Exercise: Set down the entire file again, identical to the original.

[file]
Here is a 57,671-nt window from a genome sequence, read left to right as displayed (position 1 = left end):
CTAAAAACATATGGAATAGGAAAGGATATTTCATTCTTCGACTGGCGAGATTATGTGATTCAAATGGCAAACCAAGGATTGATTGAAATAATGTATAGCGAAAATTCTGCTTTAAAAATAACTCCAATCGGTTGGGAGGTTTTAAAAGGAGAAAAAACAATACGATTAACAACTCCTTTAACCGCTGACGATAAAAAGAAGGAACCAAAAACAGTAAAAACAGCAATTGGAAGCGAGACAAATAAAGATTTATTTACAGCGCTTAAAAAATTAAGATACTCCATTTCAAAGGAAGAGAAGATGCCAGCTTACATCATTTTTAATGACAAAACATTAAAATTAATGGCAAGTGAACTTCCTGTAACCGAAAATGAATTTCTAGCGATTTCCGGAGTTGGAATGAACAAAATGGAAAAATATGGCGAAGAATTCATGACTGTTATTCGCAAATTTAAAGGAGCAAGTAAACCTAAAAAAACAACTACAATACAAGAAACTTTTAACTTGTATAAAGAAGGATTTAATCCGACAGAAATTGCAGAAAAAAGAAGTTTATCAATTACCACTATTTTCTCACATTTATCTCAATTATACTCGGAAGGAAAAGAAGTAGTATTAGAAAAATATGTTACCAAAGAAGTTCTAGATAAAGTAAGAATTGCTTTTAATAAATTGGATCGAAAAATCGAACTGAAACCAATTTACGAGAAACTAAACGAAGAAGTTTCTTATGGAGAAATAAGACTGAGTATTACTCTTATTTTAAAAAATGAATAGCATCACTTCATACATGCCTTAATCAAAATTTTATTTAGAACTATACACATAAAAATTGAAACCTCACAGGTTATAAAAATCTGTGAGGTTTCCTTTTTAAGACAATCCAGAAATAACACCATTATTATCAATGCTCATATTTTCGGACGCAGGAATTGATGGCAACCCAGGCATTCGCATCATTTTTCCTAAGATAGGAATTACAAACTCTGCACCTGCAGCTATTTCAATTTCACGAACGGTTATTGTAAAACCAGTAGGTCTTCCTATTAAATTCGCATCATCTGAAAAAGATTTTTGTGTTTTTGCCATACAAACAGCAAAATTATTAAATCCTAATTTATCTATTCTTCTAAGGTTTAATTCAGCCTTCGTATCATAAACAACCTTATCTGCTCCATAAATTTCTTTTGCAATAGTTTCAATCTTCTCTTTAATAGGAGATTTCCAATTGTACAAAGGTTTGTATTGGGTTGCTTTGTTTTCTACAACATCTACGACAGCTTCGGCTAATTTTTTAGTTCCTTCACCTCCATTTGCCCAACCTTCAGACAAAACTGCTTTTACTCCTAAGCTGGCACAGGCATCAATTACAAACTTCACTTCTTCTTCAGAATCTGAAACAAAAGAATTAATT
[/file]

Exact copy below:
Here is a 57,671-nt window from a genome sequence, read left to right as displayed (position 1 = left end):
CTAAAAACATATGGAATAGGAAAGGATATTTCATTCTTCGACTGGCGAGATTATGTGATTCAAATGGCAAACCAAGGATTGATTGAAATAATGTATAGCGAAAATTCTGCTTTAAAAATAACTCCAATCGGTTGGGAGGTTTTAAAAGGAGAAAAAACAATACGATTAACAACTCCTTTAACCGCTGACGATAAAAAGAAGGAACCAAAAACAGTAAAAACAGCAATTGGAAGCGAGACAAATAAAGATTTATTTACAGCGCTTAAAAAATTAAGATACTCCATTTCAAAGGAAGAGAAGATGCCAGCTTACATCATTTTTAATGACAAAACATTAAAATTAATGGCAAGTGAACTTCCTGTAACCGAAAATGAATTTCTAGCGATTTCCGGAGTTGGAATGAACAAAATGGAAAAATATGGCGAAGAATTCATGACTGTTATTCGCAAATTTAAAGGAGCAAGTAAACCTAAAAAAACAACTACAATACAAGAAACTTTTAACTTGTATAAAGAAGGATTTAATCCGACAGAAATTGCAGAAAAAAGAAGTTTATCAATTACCACTATTTTCTCACATTTATCTCAATTATACTCGGAAGGAAAAGAAGTAGTATTAGAAAAATATGTTACCAAAGAAGTTCTAGATAAAGTAAGAATTGCTTTTAATAAATTGGATCGAAAAATCGAACTGAAACCAATTTACGAGAAACTAAACGAAGAAGTTTCTTATGGAGAAATAAGACTGAGTATTACTCTTATTTTAAAAAATGAATAGCATCACTTCATACATGCCTTAATCAAAATTTTATTTAGAACTATACACATAAAAATTGAAACCTCACAGGTTATAAAAATCTGTGAGGTTTCCTTTTTAAGACAATCCAGAAATAACACCATTATTATCAATGCTCATATTTTCGGACGCAGGAATTGATGGCAACCCAGGCATTCGCATCATTTTTCCTAAGATAGGAATTACAAACTCTGCACCTGCAGCTATTTCAATTTCACGAACGGTTATTGTAAAACCAGTAGGTCTTCCTATTAAATTCGCATCATCTGAAAAAGATTTTTGTGTTTTTGCCATACAAACAGCAAAATTATTAAATCCTAATTTATCTATTCTTCTAAGGTTTAATTCAGCCTTCGTATCATAAACAACCTTATCTGCTCCATAAATTTCTTTTGCAATAGTTTCAATCTTCTCTTTAATAGGAGATTTCCAATTGTACAAAGGTTTGTATTGGGTTGCTTTGTTTTCTACAACATCTACGACAGCTTCGGCTAATTTTTTAGTTCCTTCACCTCCATTTGCCCAACCTTCAGACAAAACTGCTTTTACTCCTAAGCTGGCACAGGCATCAATTACAAACTTCACTTCTTCTTCAGAATCTGAAACAAAAGAATTAATT